LCD Progress

After revisiting my ongoing three monitor obsession recently, I was compelled to upgrade my current mongrel mix of varying LCD monitor brands and sizes. I settled on three 20" Samsung 204B panels.

This is a companion discussion topic for the original blog entry at:

Which video card(s) are you using to get all three monitors hooked up with DVI?

At work:

GeForce FX5200 PCI
GeForce 7600GT PCIe

At home:


It’s generally a good idea to use cards from the same vendor so you can install one video driver instead of two. Windows Vista requires this to get the hardware accelerated GUI across all three monitors.

Also, if you don’t want to futz around with multiple video cards, you can try the Matrox TripleHead2Go:

To clean my LCD’s of dust, I just use one of those disposable electrostatic dust cloth thingees. One lasts a long time, and sits quietly in a drawer until I need it. A light wipe, and I’m immediately done – no drying time, no residue.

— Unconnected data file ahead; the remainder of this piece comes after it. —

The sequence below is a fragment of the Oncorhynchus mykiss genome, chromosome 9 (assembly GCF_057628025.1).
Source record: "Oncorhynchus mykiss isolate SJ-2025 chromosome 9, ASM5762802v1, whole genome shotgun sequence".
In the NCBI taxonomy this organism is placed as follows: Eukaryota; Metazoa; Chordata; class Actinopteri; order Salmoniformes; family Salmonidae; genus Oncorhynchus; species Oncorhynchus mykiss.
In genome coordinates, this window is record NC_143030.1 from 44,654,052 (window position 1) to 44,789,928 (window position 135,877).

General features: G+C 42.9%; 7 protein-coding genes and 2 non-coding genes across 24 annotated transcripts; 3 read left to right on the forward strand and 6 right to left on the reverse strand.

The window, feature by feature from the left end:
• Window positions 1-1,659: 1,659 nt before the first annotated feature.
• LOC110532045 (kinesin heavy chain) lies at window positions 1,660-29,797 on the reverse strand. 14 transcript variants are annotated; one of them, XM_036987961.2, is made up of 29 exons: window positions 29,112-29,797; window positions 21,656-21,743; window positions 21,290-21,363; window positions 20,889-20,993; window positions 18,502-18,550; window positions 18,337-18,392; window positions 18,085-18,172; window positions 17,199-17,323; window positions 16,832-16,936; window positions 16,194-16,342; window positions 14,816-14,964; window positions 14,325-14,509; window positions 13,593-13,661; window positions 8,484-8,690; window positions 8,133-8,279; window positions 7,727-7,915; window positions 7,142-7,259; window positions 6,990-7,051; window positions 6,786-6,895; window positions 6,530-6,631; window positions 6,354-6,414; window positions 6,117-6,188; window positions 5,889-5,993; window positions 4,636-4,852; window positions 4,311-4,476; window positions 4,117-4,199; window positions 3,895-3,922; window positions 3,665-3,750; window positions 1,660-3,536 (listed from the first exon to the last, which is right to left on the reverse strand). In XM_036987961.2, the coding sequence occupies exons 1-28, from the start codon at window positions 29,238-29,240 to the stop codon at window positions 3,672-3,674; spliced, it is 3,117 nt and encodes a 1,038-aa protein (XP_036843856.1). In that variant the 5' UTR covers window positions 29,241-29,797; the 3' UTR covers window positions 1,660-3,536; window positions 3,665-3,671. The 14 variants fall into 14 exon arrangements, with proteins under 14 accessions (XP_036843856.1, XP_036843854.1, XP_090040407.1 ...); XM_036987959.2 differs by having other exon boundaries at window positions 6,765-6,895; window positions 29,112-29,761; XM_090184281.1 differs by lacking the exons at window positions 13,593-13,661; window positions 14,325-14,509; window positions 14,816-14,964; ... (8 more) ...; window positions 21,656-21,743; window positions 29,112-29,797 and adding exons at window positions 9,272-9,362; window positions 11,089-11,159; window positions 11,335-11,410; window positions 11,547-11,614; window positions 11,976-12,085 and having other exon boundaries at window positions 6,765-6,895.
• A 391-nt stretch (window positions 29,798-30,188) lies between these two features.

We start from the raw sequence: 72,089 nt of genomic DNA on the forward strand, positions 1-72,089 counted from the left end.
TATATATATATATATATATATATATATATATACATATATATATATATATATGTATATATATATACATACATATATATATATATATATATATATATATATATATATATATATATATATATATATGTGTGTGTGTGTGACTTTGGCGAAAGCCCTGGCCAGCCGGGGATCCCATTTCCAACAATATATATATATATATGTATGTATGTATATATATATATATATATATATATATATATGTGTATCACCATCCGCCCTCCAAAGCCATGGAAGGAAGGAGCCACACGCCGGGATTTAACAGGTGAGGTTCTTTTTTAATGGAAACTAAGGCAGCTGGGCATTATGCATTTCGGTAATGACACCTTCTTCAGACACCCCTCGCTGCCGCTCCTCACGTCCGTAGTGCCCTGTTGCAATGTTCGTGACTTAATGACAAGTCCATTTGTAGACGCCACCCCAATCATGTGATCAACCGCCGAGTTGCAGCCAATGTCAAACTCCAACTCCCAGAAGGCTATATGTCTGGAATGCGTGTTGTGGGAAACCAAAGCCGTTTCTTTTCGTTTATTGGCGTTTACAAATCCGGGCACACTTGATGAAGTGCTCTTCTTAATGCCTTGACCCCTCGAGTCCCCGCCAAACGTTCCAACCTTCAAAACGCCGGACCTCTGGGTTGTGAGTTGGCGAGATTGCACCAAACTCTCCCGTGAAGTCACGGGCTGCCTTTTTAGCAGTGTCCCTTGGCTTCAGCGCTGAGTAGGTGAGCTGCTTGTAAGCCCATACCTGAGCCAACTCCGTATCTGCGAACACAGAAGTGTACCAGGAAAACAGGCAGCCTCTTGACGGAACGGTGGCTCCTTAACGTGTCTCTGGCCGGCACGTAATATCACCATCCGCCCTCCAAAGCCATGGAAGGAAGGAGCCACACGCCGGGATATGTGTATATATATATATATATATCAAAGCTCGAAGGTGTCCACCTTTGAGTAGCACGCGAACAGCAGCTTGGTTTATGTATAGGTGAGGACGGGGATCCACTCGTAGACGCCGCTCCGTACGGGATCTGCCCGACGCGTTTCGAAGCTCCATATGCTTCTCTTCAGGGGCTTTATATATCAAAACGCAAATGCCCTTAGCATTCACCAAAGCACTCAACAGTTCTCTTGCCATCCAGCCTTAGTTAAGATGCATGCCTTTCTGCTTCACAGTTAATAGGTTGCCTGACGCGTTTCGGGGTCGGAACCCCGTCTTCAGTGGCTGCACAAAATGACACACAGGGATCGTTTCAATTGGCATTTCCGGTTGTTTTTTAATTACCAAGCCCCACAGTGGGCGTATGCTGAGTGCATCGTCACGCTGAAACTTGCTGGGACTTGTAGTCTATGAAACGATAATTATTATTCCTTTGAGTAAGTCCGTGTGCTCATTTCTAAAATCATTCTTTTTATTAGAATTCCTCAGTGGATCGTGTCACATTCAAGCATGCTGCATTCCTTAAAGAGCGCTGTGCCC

I’m partial to the Pledge brand, perhaps foolishly thinking that Johnson is slightly less evil than most of the other players in the market.

Make sure you get a flavor that does not contain a polish, scent or whatever that would leave a residue.

I have a Radeon X700 and two NEC 70GX2 panels. I run one panel from DVI and one from VGA (that’s all it has). I can’t tell the difference in the image quality on those panels - and I’m very picky. I used to believe the DVI is better myth, but I have one anecdotal example sitting on my desk that says otherwise.



What a decade, by 2010 we should’ve successfully replaced all bulky CRT’s with LCD’s …